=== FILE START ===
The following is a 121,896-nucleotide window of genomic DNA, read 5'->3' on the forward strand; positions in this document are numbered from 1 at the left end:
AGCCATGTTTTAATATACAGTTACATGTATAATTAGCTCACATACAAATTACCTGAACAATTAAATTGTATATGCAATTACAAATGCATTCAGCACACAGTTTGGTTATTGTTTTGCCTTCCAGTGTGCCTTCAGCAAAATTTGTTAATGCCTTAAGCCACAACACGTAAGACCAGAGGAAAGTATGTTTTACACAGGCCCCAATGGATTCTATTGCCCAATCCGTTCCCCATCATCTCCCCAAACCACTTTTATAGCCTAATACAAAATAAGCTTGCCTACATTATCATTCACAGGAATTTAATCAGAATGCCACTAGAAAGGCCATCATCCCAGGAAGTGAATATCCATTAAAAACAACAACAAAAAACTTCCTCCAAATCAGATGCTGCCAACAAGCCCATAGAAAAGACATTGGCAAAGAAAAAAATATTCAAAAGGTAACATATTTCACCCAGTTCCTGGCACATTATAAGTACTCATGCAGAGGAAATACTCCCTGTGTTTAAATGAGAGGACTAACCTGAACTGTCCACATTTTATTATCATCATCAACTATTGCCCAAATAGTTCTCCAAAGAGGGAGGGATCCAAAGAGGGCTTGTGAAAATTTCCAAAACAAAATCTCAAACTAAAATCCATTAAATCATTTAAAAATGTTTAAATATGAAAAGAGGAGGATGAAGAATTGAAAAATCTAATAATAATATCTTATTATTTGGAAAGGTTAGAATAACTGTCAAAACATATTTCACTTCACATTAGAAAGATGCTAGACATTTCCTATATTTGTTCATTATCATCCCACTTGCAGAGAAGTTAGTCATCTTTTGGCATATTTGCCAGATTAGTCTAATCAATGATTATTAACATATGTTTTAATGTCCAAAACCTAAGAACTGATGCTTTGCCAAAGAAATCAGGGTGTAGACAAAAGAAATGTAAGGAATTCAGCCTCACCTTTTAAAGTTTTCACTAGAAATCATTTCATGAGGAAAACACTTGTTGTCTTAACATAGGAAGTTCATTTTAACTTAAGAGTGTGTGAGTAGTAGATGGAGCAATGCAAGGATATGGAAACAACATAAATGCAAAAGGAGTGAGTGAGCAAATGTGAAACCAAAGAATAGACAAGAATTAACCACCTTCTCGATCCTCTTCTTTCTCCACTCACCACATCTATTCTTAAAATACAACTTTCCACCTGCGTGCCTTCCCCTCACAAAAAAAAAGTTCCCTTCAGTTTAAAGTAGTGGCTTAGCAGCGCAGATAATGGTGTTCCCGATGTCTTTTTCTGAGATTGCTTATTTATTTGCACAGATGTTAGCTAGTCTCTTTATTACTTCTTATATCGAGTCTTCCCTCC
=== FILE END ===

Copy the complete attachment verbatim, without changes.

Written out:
The following is a 121,896-nucleotide window of genomic DNA, read 5'->3' on the forward strand; positions in this document are numbered from 1 at the left end:
AGCCATGTTTTAATATACAGTTACATGTATAATTAGCTCACATACAAATTACCTGAACAATTAAATTGTATATGCAATTACAAATGCATTCAGCACACAGTTTGGTTATTGTTTTGCCTTCCAGTGTGCCTTCAGCAAAATTTGTTAATGCCTTAAGCCACAACACGTAAGACCAGAGGAAAGTATGTTTTACACAGGCCCCAATGGATTCTATTGCCCAATCCGTTCCCCATCATCTCCCCAAACCACTTTTATAGCCTAATACAAAATAAGCTTGCCTACATTATCATTCACAGGAATTTAATCAGAATGCCACTAGAAAGGCCATCATCCCAGGAAGTGAATATCCATTAAAAACAACAACAAAAAACTTCCTCCAAATCAGATGCTGCCAACAAGCCCATAGAAAAGACATTGGCAAAGAAAAAAATATTCAAAAGGTAACATATTTCACCCAGTTCCTGGCACATTATAAGTACTCATGCAGAGGAAATACTCCCTGTGTTTAAATGAGAGGACTAACCTGAACTGTCCACATTTTATTATCATCATCAACTATTGCCCAAATAGTTCTCCAAAGAGGGAGGGATCCAAAGAGGGCTTGTGAAAATTTCCAAAACAAAATCTCAAACTAAAATCCATTAAATCATTTAAAAATGTTTAAATATGAAAAGAGGAGGATGAAGAATTGAAAAATCTAATAATAATATCTTATTATTTGGAAAGGTTAGAATAACTGTCAAAACATATTTCACTTCACATTAGAAAGATGCTAGACATTTCCTATATTTGTTCATTATCATCCCACTTGCAGAGAAGTTAGTCATCTTTTGGCATATTTGCCAGATTAGTCTAATCAATGATTATTAACATATGTTTTAATGTCCAAAACCTAAGAACTGATGCTTTGCCAAAGAAATCAGGGTGTAGACAAAAGAAATGTAAGGAATTCAGCCTCACCTTTTAAAGTTTTCACTAGAAATCATTTCATGAGGAAAACACTTGTTGTCTTAACATAGGAAGTTCATTTTAACTTAAGAGTGTGTGAGTAGTAGATGGAGCAATGCAAGGATATGGAAACAACATAAATGCAAAAGGAGTGAGTGAGCAAATGTGAAACCAAAGAATAGACAAGAATTAACCACCTTCTCGATCCTCTTCTTTCTCCACTCACCACATCTATTCTTAAAATACAACTTTCCACCTGCGTGCCTTCCCCTCACAAAAAAAAAGTTCCCTTCAGTTTAAAGTAGTGGCTTAGCAGCGCAGATAATGGTGTTCCCGATGTCTTTTTCTGAGATTGCTTATTTATTTGCACAGATGTTAGCTAGTCTCTTTATTACTTCTTATATCGAGTCTTCCCTCC